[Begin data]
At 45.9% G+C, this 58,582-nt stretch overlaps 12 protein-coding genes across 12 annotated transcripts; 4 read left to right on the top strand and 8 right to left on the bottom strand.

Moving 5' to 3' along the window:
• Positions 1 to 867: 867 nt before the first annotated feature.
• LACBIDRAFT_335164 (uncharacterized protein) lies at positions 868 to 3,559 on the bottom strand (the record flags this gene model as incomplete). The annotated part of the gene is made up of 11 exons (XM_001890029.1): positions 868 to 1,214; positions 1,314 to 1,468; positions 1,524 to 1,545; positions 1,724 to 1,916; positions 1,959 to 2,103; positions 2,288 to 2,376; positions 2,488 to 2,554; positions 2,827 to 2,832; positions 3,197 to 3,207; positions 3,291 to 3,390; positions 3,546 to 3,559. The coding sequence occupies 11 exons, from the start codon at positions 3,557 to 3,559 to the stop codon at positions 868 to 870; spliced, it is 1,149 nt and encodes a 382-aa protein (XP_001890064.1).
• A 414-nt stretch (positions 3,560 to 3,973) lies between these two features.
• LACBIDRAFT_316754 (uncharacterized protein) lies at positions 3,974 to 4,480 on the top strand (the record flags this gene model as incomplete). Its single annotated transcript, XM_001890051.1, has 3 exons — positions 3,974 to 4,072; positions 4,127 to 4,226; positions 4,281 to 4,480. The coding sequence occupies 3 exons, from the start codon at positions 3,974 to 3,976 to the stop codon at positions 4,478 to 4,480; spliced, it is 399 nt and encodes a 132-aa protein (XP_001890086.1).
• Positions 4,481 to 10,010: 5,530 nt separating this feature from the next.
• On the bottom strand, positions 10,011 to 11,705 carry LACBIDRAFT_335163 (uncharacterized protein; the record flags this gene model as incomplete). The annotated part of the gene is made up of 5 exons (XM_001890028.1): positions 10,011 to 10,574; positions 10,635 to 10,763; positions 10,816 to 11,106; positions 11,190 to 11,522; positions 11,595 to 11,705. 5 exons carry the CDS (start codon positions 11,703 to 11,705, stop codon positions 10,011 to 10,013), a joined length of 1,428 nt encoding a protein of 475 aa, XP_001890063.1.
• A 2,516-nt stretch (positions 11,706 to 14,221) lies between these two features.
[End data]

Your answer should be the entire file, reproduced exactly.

At 45.9% G+C, this 58,582-nt stretch overlaps 12 protein-coding genes across 12 annotated transcripts; 4 read left to right on the top strand and 8 right to left on the bottom strand.

Moving 5' to 3' along the window:
• Positions 1 to 867: 867 nt before the first annotated feature.
• LACBIDRAFT_335164 (uncharacterized protein) lies at positions 868 to 3,559 on the bottom strand (the record flags this gene model as incomplete). The annotated part of the gene is made up of 11 exons (XM_001890029.1): positions 868 to 1,214; positions 1,314 to 1,468; positions 1,524 to 1,545; positions 1,724 to 1,916; positions 1,959 to 2,103; positions 2,288 to 2,376; positions 2,488 to 2,554; positions 2,827 to 2,832; positions 3,197 to 3,207; positions 3,291 to 3,390; positions 3,546 to 3,559. The coding sequence occupies 11 exons, from the start codon at positions 3,557 to 3,559 to the stop codon at positions 868 to 870; spliced, it is 1,149 nt and encodes a 382-aa protein (XP_001890064.1).
• A 414-nt stretch (positions 3,560 to 3,973) lies between these two features.
• LACBIDRAFT_316754 (uncharacterized protein) lies at positions 3,974 to 4,480 on the top strand (the record flags this gene model as incomplete). Its single annotated transcript, XM_001890051.1, has 3 exons — positions 3,974 to 4,072; positions 4,127 to 4,226; positions 4,281 to 4,480. The coding sequence occupies 3 exons, from the start codon at positions 3,974 to 3,976 to the stop codon at positions 4,478 to 4,480; spliced, it is 399 nt and encodes a 132-aa protein (XP_001890086.1).
• Positions 4,481 to 10,010: 5,530 nt separating this feature from the next.
• On the bottom strand, positions 10,011 to 11,705 carry LACBIDRAFT_335163 (uncharacterized protein; the record flags this gene model as incomplete). The annotated part of the gene is made up of 5 exons (XM_001890028.1): positions 10,011 to 10,574; positions 10,635 to 10,763; positions 10,816 to 11,106; positions 11,190 to 11,522; positions 11,595 to 11,705. 5 exons carry the CDS (start codon positions 11,703 to 11,705, stop codon positions 10,011 to 10,013), a joined length of 1,428 nt encoding a protein of 475 aa, XP_001890063.1.
• A 2,516-nt stretch (positions 11,706 to 14,221) lies between these two features.